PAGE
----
For temporary relief, try breathing in steam from a boiling pot of water. Once the water begins to produce steam, take it off the stove, and place your face above it. Drape a towel over your head to help trap the steam, but be careful not to get too close or you may burn yourself. You can also get a similar effect by taking a hot shower.
A humidifier may also be a good option to help keep your sinuses clear during the winter or if you live in a dry climate. Humidifiers add moisture to the air by emitting water vapour or steam into a room.
The size of your humidifier will determine how much area it will cover. McKnight says they usually only add enough moisture for one room, so it is best to keep it in a place where you spend the majority of your time, such as the bedroom.
If you do use a humidifier, be sure to change the water frequently and keep it clean so you don’t accidentally end up spreading mould or bacteria around your home.
To find a humidifier, check our Insider Reviews buying guide for the best humidifiers.
Air purifiers help remove allergens from your home that trigger sneezing, coughing, and a runny nose. They work by moving the air in your home through a series of filters that clear mould, bacteria, or dust – producing fresh, clean air.
McKnight says that air purifiers may be especially helpful for people who suffer from seasonal allergies. Like humidifiers, air purifiers tend to be effective in just one room, so remember to place it wisely. It’s also important to regularly clean purifiers to ensure the filters work properly.
If you’re interested in purchasing one, Insider Reviews also has a buying guide for the best air purifier.
Marshmallow root is an herbal supplement thought to soothe irritated mucous membranes located in the throat and mouth. The roots and leaves of marshmallow contain a thick substance called mucilage. When mixed with water, mucilage forms a gel-like texture that can coat the throat, much like honey.
A 2018 study published in Complementary Medicine Research with over 800 participants found that both lozenges and marshmallow root extract helped treat dry coughs. Most participants saw their symptoms improve within 10 minutes of taking the extract.
Marshmallow root is available in dried leaf form, teas, tinctures, or capsules.
Thyme is an herb thought to soothe smooth muscle spasms, including those caused by coughing.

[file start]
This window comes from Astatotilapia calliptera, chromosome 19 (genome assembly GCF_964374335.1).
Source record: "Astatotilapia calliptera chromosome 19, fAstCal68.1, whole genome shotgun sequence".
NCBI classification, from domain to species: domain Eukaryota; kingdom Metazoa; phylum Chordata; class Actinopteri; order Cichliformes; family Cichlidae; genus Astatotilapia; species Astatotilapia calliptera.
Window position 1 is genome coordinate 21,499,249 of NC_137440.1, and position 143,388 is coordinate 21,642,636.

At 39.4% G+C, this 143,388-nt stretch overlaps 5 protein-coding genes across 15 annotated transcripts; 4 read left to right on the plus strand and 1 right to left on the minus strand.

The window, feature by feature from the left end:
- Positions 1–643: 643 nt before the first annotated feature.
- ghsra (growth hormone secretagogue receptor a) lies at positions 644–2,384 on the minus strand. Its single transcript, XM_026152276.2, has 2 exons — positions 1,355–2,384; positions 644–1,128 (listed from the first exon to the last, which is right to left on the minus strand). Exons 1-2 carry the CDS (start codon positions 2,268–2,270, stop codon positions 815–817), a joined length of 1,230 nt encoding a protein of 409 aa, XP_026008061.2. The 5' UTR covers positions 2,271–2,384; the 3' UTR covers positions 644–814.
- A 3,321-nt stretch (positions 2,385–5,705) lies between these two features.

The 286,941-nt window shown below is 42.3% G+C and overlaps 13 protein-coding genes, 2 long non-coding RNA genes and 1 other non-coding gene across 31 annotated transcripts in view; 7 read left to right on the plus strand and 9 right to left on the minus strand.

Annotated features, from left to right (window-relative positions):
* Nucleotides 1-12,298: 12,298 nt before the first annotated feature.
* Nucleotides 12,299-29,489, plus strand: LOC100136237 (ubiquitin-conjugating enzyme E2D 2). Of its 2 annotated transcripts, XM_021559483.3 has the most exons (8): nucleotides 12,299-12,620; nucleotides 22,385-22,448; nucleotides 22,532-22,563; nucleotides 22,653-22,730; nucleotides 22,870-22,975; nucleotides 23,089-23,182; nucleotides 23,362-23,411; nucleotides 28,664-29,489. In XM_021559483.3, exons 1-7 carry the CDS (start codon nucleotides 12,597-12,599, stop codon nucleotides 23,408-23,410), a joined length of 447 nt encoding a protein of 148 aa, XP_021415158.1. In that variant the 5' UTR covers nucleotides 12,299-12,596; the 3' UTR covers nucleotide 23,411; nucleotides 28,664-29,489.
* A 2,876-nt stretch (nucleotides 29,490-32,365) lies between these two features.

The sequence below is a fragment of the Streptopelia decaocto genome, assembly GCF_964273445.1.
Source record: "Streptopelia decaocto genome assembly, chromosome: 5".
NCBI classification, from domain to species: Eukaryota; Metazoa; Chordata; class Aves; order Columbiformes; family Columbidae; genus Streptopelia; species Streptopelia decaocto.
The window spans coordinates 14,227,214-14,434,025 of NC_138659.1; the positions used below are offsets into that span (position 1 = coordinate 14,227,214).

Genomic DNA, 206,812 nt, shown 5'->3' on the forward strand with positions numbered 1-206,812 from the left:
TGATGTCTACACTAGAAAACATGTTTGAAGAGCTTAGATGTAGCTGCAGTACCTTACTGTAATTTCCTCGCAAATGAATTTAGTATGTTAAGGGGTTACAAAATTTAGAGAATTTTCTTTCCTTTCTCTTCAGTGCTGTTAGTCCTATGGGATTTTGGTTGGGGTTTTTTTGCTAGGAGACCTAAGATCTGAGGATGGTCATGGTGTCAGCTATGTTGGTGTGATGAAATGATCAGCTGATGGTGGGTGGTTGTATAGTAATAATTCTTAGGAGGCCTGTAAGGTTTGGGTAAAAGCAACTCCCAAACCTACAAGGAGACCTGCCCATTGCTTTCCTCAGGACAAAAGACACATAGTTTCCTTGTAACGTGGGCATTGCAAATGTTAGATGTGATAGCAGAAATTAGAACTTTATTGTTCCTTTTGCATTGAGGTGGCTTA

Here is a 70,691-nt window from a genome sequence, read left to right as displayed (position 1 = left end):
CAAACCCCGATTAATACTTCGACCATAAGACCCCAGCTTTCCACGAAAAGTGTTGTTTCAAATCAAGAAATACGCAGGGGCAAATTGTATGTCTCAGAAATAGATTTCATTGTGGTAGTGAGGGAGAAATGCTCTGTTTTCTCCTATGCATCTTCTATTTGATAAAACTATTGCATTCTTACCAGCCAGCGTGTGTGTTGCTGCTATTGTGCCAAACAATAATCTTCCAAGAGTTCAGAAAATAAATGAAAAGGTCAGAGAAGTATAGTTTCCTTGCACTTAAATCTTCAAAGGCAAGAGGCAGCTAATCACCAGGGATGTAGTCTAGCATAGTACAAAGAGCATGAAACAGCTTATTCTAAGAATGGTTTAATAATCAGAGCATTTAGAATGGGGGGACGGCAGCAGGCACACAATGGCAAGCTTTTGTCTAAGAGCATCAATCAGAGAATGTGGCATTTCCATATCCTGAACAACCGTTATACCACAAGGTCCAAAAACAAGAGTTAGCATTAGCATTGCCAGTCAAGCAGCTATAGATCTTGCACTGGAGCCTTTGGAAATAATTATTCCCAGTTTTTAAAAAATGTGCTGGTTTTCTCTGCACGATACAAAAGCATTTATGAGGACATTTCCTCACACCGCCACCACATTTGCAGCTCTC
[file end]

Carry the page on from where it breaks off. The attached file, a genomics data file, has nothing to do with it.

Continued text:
A 2006 study published in the German journal, Drug Research, found that a combined treatment of thyme and ivy improved coughing and other symptoms of acute bronchitis.
To relieve coughing, thyme can be consumed as a tincture, herbal tea, or in pill form.
One of the easiest and safest ways to improve your cough is to stay hydrated. Drinking water helps thin mucus, allowing it to leave the body through your mouth or nose. It can also help those who are sick replace lost fluids from sweating or having a runny nose.
For more information, read about how much water you’re supposed to drink a day for optimal health and hydration.
McKnight recommends seeing a doctor if you experience any of the following symptoms with your cough:
It is not uncommon for a cough to continue even after you stop feeling sick, says Susan Roberman, MD, a clinical assistant professor at Texas A&M University.
But if your cough persists for several weeks, you should also consult with your doctor, as it may be the result of a more serious health condition, like heart or lung disease.
Although some home remedies like drinking tea with honey or gargling warm salt water may help alleviate short-term coughing symptoms, they won’t treat an underlying illness. That’s why Roberman advises you to first address any illness or condition that may be causing the cough before working on alleviating the symptoms.
“If your cough is caused by smoking or tobacco use, no home remedy is going to help you,” says Roberman. Likewise, she says if your cough is the result of allergies, asthma, or an infection, you should try to take medication for the underlying condition before relying on these home remedies.